Life is also not living up to my expectations. As a teenager, dreaming about my future grown-up-ness, I imagined adventure, romance, excitement, doing things that helped save the world. And here I am. My adventure now entails trying to keep my family warm on a cold day with my little wood stove cause the heater broke down and we can’t get someone to look at it till tomorrow. Romance involves playing Yahtzee together in bed, late at night, and texting silly things to each other during the day. (Ok, I have no problems with the romance in my life, it has evolved from young passion into a solid love and enjoyment of each other, but it doesn’t look anything like the romance books talk about.) Excitement is calling 911 in the middle of the night because someone is shooting off a gun in my neighborhood. Saving the World? Well, I kind of hope that my kids are going to grow up to be solid citizens who will make a difference in the lives around them. And I guess I’m playing a part in that by doing my best to raise them right. But it’s kind of a nebulous achievement. No hard numbers or statistics to point at and say, Look, I have taught 20 illiterate adults to read! Look, I fed 100 orphans today! Look, I just spent a lot of time lobbying and I managed to get this bill passed that is going to help my community! Nope. I can say, hey, I signed my kids homework folder! Everyone in my house ate three meals today! My husband has clean socks in his drawer! All necessary things, but doesn’t feel much like saving the world.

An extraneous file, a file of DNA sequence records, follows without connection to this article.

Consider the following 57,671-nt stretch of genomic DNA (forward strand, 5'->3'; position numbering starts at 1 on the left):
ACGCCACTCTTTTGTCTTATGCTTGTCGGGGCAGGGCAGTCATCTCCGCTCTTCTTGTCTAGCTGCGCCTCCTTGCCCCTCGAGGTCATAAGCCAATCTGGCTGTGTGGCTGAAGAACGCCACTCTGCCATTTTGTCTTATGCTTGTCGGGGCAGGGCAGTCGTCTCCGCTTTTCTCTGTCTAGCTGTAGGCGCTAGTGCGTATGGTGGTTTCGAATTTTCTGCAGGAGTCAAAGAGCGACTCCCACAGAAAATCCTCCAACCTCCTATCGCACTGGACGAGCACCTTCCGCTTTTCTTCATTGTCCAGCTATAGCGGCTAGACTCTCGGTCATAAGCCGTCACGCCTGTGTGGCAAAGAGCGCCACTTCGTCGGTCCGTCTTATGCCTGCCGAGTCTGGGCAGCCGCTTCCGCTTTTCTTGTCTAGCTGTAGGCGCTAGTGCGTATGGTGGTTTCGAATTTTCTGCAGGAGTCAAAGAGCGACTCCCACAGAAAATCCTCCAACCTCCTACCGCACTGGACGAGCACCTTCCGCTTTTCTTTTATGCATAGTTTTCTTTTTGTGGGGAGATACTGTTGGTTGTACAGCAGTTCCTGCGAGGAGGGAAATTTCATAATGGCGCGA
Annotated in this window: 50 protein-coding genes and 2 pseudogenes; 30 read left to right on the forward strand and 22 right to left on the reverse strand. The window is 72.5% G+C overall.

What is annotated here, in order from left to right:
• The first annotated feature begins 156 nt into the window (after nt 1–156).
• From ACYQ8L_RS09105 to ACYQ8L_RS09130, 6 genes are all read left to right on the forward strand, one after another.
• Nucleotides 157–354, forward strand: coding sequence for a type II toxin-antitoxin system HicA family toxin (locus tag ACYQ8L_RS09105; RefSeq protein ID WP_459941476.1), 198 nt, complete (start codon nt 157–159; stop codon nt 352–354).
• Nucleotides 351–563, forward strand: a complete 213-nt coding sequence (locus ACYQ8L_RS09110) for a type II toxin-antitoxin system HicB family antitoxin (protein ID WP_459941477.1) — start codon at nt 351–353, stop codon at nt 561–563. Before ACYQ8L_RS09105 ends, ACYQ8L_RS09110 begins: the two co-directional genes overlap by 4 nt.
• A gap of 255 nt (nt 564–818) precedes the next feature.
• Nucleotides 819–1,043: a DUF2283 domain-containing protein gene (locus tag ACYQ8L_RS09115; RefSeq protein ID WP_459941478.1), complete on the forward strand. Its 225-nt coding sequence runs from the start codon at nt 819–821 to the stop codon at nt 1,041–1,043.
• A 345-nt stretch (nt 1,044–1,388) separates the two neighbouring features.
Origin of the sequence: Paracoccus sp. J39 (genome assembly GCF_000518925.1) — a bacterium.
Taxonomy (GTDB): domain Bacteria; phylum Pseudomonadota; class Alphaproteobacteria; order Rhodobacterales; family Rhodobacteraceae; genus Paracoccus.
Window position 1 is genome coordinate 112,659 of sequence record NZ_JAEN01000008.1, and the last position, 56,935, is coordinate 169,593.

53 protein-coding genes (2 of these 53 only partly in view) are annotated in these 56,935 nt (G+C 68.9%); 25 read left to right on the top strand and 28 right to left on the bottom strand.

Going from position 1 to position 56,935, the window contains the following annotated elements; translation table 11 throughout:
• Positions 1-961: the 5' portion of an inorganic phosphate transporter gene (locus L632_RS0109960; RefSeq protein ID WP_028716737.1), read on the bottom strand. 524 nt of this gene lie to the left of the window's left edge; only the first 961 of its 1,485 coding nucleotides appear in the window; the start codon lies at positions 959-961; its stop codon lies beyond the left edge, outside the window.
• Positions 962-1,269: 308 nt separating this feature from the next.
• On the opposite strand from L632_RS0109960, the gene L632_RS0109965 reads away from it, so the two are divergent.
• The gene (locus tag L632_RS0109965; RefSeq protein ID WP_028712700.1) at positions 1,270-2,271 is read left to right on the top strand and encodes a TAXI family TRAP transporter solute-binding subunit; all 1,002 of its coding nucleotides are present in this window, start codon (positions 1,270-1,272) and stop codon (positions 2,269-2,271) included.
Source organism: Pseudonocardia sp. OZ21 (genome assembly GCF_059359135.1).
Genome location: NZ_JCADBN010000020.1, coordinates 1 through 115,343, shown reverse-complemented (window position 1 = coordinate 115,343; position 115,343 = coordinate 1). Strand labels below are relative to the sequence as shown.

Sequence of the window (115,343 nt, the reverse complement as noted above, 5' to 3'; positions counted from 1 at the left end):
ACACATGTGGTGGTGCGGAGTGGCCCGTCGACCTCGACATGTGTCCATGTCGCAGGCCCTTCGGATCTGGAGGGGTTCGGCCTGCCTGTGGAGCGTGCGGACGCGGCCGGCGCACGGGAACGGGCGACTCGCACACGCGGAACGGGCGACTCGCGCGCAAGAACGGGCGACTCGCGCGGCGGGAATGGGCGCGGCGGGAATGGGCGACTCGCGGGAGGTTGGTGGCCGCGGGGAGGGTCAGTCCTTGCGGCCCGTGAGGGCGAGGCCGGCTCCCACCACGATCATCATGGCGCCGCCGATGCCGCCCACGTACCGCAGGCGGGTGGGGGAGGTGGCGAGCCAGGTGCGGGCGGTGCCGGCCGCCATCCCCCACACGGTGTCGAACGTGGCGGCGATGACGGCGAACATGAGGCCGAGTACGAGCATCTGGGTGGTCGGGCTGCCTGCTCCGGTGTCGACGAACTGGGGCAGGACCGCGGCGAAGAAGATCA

My husband and I both grew up as missionary kids, and as adults we had a hard time settling down. We moved back to Tennessee fifteen years ago and I consider it something of a miracle that we have managed to stay. At least once a year one or both of us get the urge to move. Let’s just sell the house and go overseas. Let’s just move out of the city and find a nice little town to live in. Let’s move out West. Or up North. We call it being “restless”. Really though, it’s probably a good dose of “The grass looks greener over there.” As someone who moved about every two years my whole growing up life, I can tell you that for me, staying in one place is a million times harder than moving around. Staying in one place means you have to go through boring times where everything feels the same every day. Staying in one place means that you have to repair friendships and relationships when they unravel instead of just moving on to a new set of relationships. Staying in one place means you have to constantly adjust your expectations to fit the reality you are living in instead of just not dealing with it and moving on to something better over the horizon. (I am not trying to criticize people who move around a lot. It has its own set of pitfalls and downers and I know people aren’t moving around a lot just so they can avoid permanence. I’m just saying that for me, comparing both, I find permanence a lot harder.)